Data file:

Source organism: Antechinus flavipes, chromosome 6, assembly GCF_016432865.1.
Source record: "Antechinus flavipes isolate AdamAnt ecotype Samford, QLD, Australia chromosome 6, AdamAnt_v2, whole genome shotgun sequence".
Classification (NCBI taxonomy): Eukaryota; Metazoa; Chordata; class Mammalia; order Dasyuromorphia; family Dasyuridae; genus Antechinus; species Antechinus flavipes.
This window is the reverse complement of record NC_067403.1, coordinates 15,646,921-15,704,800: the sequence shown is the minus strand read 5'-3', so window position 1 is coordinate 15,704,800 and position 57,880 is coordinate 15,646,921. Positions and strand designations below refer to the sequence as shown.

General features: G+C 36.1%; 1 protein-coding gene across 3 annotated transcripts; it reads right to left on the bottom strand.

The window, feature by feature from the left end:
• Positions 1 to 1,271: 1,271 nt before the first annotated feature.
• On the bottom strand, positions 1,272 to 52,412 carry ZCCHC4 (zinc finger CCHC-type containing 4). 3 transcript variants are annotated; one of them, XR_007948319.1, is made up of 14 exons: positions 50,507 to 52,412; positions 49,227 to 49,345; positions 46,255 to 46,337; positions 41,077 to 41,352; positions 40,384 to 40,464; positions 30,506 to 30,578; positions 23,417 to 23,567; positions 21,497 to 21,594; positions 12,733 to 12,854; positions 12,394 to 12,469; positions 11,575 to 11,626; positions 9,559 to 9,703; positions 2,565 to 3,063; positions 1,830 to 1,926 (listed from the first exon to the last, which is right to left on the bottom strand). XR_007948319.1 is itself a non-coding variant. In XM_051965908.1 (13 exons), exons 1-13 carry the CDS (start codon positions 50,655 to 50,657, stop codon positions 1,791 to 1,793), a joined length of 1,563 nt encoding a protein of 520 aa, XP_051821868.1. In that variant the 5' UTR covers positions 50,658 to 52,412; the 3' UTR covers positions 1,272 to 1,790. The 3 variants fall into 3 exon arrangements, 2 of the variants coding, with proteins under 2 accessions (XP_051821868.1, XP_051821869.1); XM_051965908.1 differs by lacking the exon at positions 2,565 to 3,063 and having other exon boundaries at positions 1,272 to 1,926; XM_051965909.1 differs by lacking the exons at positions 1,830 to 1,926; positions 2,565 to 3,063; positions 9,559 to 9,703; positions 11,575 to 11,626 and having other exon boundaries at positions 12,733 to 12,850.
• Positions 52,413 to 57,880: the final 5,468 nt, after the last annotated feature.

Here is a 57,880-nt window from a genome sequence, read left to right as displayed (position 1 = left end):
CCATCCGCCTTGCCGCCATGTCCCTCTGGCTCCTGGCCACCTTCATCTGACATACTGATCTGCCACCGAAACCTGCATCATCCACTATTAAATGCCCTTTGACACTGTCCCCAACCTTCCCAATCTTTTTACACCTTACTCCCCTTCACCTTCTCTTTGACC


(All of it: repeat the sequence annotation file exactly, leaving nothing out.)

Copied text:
Source organism: Antechinus flavipes, chromosome 6, assembly GCF_016432865.1.
Source record: "Antechinus flavipes isolate AdamAnt ecotype Samford, QLD, Australia chromosome 6, AdamAnt_v2, whole genome shotgun sequence".
Classification (NCBI taxonomy): Eukaryota; Metazoa; Chordata; class Mammalia; order Dasyuromorphia; family Dasyuridae; genus Antechinus; species Antechinus flavipes.
This window is the reverse complement of record NC_067403.1, coordinates 15,646,921-15,704,800: the sequence shown is the minus strand read 5'-3', so window position 1 is coordinate 15,704,800 and position 57,880 is coordinate 15,646,921. Positions and strand designations below refer to the sequence as shown.

General features: G+C 36.1%; 1 protein-coding gene across 3 annotated transcripts; it reads right to left on the bottom strand.

The window, feature by feature from the left end:
• Positions 1 to 1,271: 1,271 nt before the first annotated feature.
• On the bottom strand, positions 1,272 to 52,412 carry ZCCHC4 (zinc finger CCHC-type containing 4). 3 transcript variants are annotated; one of them, XR_007948319.1, is made up of 14 exons: positions 50,507 to 52,412; positions 49,227 to 49,345; positions 46,255 to 46,337; positions 41,077 to 41,352; positions 40,384 to 40,464; positions 30,506 to 30,578; positions 23,417 to 23,567; positions 21,497 to 21,594; positions 12,733 to 12,854; positions 12,394 to 12,469; positions 11,575 to 11,626; positions 9,559 to 9,703; positions 2,565 to 3,063; positions 1,830 to 1,926 (listed from the first exon to the last, which is right to left on the bottom strand). XR_007948319.1 is itself a non-coding variant. In XM_051965908.1 (13 exons), exons 1-13 carry the CDS (start codon positions 50,655 to 50,657, stop codon positions 1,791 to 1,793), a joined length of 1,563 nt encoding a protein of 520 aa, XP_051821868.1. In that variant the 5' UTR covers positions 50,658 to 52,412; the 3' UTR covers positions 1,272 to 1,790. The 3 variants fall into 3 exon arrangements, 2 of the variants coding, with proteins under 2 accessions (XP_051821868.1, XP_051821869.1); XM_051965908.1 differs by lacking the exon at positions 2,565 to 3,063 and having other exon boundaries at positions 1,272 to 1,926; XM_051965909.1 differs by lacking the exons at positions 1,830 to 1,926; positions 2,565 to 3,063; positions 9,559 to 9,703; positions 11,575 to 11,626 and having other exon boundaries at positions 12,733 to 12,850.
• Positions 52,413 to 57,880: the final 5,468 nt, after the last annotated feature.

Here is a 57,880-nt window from a genome sequence, read left to right as displayed (position 1 = left end):
CCATCCGCCTTGCCGCCATGTCCCTCTGGCTCCTGGCCACCTTCATCTGACATACTGATCTGCCACCGAAACCTGCATCATCCACTATTAAATGCCCTTTGACACTGTCCCCAACCTTCCCAATCTTTTTACACCTTACTCCCCTTCACCTTCTCTTTGACC